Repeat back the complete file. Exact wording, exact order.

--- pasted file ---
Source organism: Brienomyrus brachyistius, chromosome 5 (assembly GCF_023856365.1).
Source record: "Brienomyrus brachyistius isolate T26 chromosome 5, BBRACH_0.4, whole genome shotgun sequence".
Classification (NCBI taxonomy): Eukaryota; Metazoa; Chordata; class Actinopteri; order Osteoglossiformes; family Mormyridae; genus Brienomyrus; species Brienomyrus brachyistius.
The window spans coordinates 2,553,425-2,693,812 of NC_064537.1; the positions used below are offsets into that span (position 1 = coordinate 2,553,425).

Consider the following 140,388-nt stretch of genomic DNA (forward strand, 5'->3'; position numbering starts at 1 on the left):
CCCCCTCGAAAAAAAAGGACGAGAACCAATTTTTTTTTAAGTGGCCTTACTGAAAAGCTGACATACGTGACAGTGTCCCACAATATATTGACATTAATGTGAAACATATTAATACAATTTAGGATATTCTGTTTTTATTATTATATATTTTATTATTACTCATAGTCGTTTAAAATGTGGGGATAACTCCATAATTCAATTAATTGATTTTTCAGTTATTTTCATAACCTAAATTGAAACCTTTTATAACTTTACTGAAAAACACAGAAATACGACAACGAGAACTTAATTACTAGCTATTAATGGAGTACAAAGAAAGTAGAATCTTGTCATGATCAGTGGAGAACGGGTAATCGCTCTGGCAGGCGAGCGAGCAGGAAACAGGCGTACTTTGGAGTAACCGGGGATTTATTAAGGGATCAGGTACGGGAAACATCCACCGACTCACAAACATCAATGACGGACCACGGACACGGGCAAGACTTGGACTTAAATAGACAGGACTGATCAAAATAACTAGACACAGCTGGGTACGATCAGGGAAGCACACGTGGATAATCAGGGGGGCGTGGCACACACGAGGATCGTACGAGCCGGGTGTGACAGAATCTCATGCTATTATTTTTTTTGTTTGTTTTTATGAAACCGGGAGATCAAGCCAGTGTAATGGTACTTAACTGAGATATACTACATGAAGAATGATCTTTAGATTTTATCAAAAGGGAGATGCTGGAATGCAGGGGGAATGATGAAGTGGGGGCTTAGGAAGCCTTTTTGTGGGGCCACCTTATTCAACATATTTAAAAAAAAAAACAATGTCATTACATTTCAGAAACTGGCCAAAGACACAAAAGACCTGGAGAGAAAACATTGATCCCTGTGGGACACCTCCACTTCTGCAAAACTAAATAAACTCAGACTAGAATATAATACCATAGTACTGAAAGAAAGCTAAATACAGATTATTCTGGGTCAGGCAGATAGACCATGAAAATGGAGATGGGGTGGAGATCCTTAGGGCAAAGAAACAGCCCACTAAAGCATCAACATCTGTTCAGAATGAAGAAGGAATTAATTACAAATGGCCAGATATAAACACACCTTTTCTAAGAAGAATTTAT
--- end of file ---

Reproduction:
Source organism: Brienomyrus brachyistius, chromosome 5 (assembly GCF_023856365.1).
Source record: "Brienomyrus brachyistius isolate T26 chromosome 5, BBRACH_0.4, whole genome shotgun sequence".
Classification (NCBI taxonomy): Eukaryota; Metazoa; Chordata; class Actinopteri; order Osteoglossiformes; family Mormyridae; genus Brienomyrus; species Brienomyrus brachyistius.
The window spans coordinates 2,553,425-2,693,812 of NC_064537.1; the positions used below are offsets into that span (position 1 = coordinate 2,553,425).

Consider the following 140,388-nt stretch of genomic DNA (forward strand, 5'->3'; position numbering starts at 1 on the left):
CCCCCTCGAAAAAAAAGGACGAGAACCAATTTTTTTTTAAGTGGCCTTACTGAAAAGCTGACATACGTGACAGTGTCCCACAATATATTGACATTAATGTGAAACATATTAATACAATTTAGGATATTCTGTTTTTATTATTATATATTTTATTATTACTCATAGTCGTTTAAAATGTGGGGATAACTCCATAATTCAATTAATTGATTTTTCAGTTATTTTCATAACCTAAATTGAAACCTTTTATAACTTTACTGAAAAACACAGAAATACGACAACGAGAACTTAATTACTAGCTATTAATGGAGTACAAAGAAAGTAGAATCTTGTCATGATCAGTGGAGAACGGGTAATCGCTCTGGCAGGCGAGCGAGCAGGAAACAGGCGTACTTTGGAGTAACCGGGGATTTATTAAGGGATCAGGTACGGGAAACATCCACCGACTCACAAACATCAATGACGGACCACGGACACGGGCAAGACTTGGACTTAAATAGACAGGACTGATCAAAATAACTAGACACAGCTGGGTACGATCAGGGAAGCACACGTGGATAATCAGGGGGGCGTGGCACACACGAGGATCGTACGAGCCGGGTGTGACAGAATCTCATGCTATTATTTTTTTTGTTTGTTTTTATGAAACCGGGAGATCAAGCCAGTGTAATGGTACTTAACTGAGATATACTACATGAAGAATGATCTTTAGATTTTATCAAAAGGGAGATGCTGGAATGCAGGGGGAATGATGAAGTGGGGGCTTAGGAAGCCTTTTTGTGGGGCCACCTTATTCAACATATTTAAAAAAAAAAACAATGTCATTACATTTCAGAAACTGGCCAAAGACACAAAAGACCTGGAGAGAAAACATTGATCCCTGTGGGACACCTCCACTTCTGCAAAACTAAATAAACTCAGACTAGAATATAATACCATAGTACTGAAAGAAAGCTAAATACAGATTATTCTGGGTCAGGCAGATAGACCATGAAAATGGAGATGGGGTGGAGATCCTTAGGGCAAAGAAACAGCCCACTAAAGCATCAACATCTGTTCAGAATGAAGAAGGAATTAATTACAAATGGCCAGATATAAACACACCTTTTCTAAGAAGAATTTAT